Dr. James J. Amos is Clinical Professor of Psychiatry in the UI Carver College of Medicine at The University of Iowa in Iowa City, Iowa. Dr. Amos received a B. S. degree in Distributed Studies (Zoology, Chemistry, and Microbiology) in 1985 from Iowa State University and an M.D. from The University of Iowa in Iowa City, Iowa in 1992. He completed his psychiatry residency, including a year as Chief Resident, in 1996 at the Department of Psychiatry at The University of Iowa. He has co-edited a practical book about consultation psychiatry with Dr. Robert G. Robinson entitled Psychosomatic Medicine: An Introduction to Consultation-Liaison Psychiatry. As a clinician educator, among Dr. Amos’s most treasured achievements is the Leonard Tow Humanism in Medicine Award.

View all posts by Jim Amos →


By Aliker David Martin

November 25th, 2011

“Happiness is not something ready made. It comes from your own actions.”
― 
Dalai Lama XIV

“People are just as happy as they make up their minds to be.” ― Abraham Lincoln

This week, I spent time with a few kids from some of the riches and most affluent families in California. My focus was to find out how different I was compared to them. Suddenly, an idea came in mind; can money buy happiness? Instantly, a friend came in mind. When I met him over a decade ago, he had a small beautiful family. He had enough not to struggle with the basics of life. He had around him friends from all walks of life. Today, he is by any global stands a wealthy man. He spends a lot of time in his business to make more money. He has little time for family and only hangs out with only business friends. Unfortunately, he is less happy. So while I met these folks from some of the riches and most affluent families, I asked my self; can money buy happiness? This is what came to mind.

It depends on how you spend your money. If you spend money buying illegal drugs, in search for sex and alcoholism; your immoral ways will catch-up with you. There is always a price for all our actions. They either reward us or punish us for our conduct.

Secondly, it depends on the kind of person you are. Different people respond differently in the presence of money. You can spend money to buy pleasure and be happy. My friend had greed and spent more time making more money and forgot that its friends and family that brought him happiness.

Finally, it depends on how much money you have relative to the people around you and relative to your experience. Before meeting these folks from affluent families, I felt happy and fine with what I have and who I was but after meeting them I felt different noticing how much I needed and how much I didn’t have.

HAPPINESS: Can money buy happiness?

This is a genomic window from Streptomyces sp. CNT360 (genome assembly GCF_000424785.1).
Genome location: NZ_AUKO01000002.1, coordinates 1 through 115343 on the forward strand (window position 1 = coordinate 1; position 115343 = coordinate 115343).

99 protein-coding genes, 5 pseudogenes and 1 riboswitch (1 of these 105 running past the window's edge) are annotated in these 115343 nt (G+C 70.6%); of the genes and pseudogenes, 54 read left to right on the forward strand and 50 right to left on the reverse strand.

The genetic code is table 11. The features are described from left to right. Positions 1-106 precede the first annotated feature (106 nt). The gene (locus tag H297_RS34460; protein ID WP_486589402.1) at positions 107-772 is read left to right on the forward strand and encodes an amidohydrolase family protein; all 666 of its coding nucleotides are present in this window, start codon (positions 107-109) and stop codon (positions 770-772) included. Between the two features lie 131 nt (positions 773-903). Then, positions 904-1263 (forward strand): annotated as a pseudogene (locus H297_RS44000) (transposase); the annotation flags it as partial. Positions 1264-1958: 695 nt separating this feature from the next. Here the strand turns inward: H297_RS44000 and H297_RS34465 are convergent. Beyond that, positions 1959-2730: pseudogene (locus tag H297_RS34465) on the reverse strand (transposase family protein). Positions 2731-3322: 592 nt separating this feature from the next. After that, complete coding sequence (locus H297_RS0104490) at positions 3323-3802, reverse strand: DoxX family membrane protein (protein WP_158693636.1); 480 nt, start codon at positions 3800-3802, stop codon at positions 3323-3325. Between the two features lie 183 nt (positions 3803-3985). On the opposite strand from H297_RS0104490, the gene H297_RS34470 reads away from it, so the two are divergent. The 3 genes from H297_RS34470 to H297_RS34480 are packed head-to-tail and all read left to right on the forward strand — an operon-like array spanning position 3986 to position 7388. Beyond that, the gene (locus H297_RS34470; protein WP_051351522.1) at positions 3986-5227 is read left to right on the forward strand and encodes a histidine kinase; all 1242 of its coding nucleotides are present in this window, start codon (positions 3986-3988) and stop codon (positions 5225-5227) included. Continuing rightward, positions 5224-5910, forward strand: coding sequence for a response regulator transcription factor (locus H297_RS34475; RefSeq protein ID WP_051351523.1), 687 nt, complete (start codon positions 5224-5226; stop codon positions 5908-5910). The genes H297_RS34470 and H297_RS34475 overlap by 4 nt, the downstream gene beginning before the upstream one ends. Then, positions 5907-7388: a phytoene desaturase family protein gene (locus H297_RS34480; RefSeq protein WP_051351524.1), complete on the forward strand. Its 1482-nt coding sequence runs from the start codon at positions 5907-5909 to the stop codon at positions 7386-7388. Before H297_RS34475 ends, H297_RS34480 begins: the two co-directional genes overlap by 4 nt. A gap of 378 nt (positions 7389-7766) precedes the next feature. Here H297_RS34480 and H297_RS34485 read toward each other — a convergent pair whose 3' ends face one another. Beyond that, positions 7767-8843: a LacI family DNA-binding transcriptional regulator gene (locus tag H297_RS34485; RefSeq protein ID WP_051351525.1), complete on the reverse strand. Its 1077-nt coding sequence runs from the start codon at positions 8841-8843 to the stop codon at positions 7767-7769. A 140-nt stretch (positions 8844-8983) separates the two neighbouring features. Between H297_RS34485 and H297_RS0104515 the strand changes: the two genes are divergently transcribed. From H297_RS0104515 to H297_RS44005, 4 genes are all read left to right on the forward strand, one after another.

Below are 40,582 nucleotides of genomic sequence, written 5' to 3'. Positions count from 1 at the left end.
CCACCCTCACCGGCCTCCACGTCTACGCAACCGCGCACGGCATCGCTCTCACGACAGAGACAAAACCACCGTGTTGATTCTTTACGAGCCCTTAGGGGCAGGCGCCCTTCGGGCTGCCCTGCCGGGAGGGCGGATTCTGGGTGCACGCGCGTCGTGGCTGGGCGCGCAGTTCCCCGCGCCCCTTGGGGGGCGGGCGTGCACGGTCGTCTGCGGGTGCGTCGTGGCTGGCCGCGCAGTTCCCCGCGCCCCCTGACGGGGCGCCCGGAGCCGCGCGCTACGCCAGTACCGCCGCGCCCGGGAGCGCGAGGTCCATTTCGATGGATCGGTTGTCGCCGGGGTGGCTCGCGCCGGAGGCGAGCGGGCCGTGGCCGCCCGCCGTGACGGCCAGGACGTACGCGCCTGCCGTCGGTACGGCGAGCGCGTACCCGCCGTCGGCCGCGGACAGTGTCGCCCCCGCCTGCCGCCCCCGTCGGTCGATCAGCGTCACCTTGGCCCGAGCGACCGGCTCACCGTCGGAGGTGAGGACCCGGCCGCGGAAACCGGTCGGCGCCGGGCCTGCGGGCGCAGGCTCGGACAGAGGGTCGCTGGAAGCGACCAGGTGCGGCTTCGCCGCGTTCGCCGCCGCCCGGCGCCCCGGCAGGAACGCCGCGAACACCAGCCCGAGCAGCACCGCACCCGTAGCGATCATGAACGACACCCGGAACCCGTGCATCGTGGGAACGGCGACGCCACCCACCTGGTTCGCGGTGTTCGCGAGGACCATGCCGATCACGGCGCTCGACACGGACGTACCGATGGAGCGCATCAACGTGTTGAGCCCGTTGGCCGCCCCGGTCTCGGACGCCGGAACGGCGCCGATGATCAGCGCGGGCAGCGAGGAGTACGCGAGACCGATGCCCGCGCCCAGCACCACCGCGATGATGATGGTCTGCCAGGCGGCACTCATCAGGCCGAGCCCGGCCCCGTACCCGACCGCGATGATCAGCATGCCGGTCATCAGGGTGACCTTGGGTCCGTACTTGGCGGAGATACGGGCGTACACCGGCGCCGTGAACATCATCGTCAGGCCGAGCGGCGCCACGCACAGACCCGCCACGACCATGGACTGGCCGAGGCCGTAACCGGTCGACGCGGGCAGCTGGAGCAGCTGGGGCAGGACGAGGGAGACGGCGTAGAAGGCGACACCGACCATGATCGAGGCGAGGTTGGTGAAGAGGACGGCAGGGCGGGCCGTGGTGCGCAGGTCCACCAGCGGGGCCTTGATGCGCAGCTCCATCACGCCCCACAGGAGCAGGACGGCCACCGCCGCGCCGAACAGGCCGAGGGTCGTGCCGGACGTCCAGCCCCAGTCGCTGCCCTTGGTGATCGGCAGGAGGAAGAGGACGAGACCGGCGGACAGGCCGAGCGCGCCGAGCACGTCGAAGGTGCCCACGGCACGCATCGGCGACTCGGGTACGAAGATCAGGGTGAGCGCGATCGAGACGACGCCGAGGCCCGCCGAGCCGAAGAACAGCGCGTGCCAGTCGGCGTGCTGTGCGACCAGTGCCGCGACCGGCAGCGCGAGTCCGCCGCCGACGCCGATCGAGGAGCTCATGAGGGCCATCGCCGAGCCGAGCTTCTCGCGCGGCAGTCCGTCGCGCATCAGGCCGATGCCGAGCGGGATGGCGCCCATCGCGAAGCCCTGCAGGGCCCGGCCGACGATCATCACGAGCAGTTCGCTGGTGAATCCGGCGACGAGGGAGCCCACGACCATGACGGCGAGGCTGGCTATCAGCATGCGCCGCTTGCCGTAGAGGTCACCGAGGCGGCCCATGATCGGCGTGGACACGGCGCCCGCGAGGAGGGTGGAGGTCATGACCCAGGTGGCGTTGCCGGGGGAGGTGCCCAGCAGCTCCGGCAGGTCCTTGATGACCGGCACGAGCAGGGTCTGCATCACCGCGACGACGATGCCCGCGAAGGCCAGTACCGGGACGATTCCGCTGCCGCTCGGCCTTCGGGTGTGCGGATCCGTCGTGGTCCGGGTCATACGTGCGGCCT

By Aliker David Martin

November 25th, 2011

“Happiness is not something ready made. It comes from your own actions.”
― 
Dalai Lama XIV

“People are just as happy as they make up their minds to be.” ― Abraham Lincoln

This week, I spent time with a few kids from some of the riches and most affluent families in California. My focus was to find out how different I was compared to them. Suddenly, an idea came in mind; can money buy happiness? Instantly, a friend came in mind. When I met him over a decade ago, he had a small beautiful family. He had enough not to struggle with the basics of life. He had around him friends from all walks of life. Today, he is by any global stands a wealthy man. He spends a lot of time in his business to make more money. He has little time for family and only hangs out with only business friends. Unfortunately, he is less happy. So while I met these folks from some of the riches and most affluent families, I asked my self; can money buy happiness? This is what came to mind.

It depends on how you spend your money. If you spend money buying illegal drugs, in search for sex and alcoholism; your immoral ways will catch-up with you. There is always a price for all our actions. They either reward us or punish us for our conduct.

Secondly, it depends on the kind of person you are. Different people respond differently in the presence of money. You can spend money to buy pleasure and be happy. My friend had greed and spent more time making more money and forgot that its friends and family that brought him happiness.

Finally, it depends on how much money you have relative to the people around you and relative to your experience. Before meeting these folks from affluent families, I felt happy and fine with what I have and who I was but after meeting them I felt different noticing how much I needed and how much I didn’t have.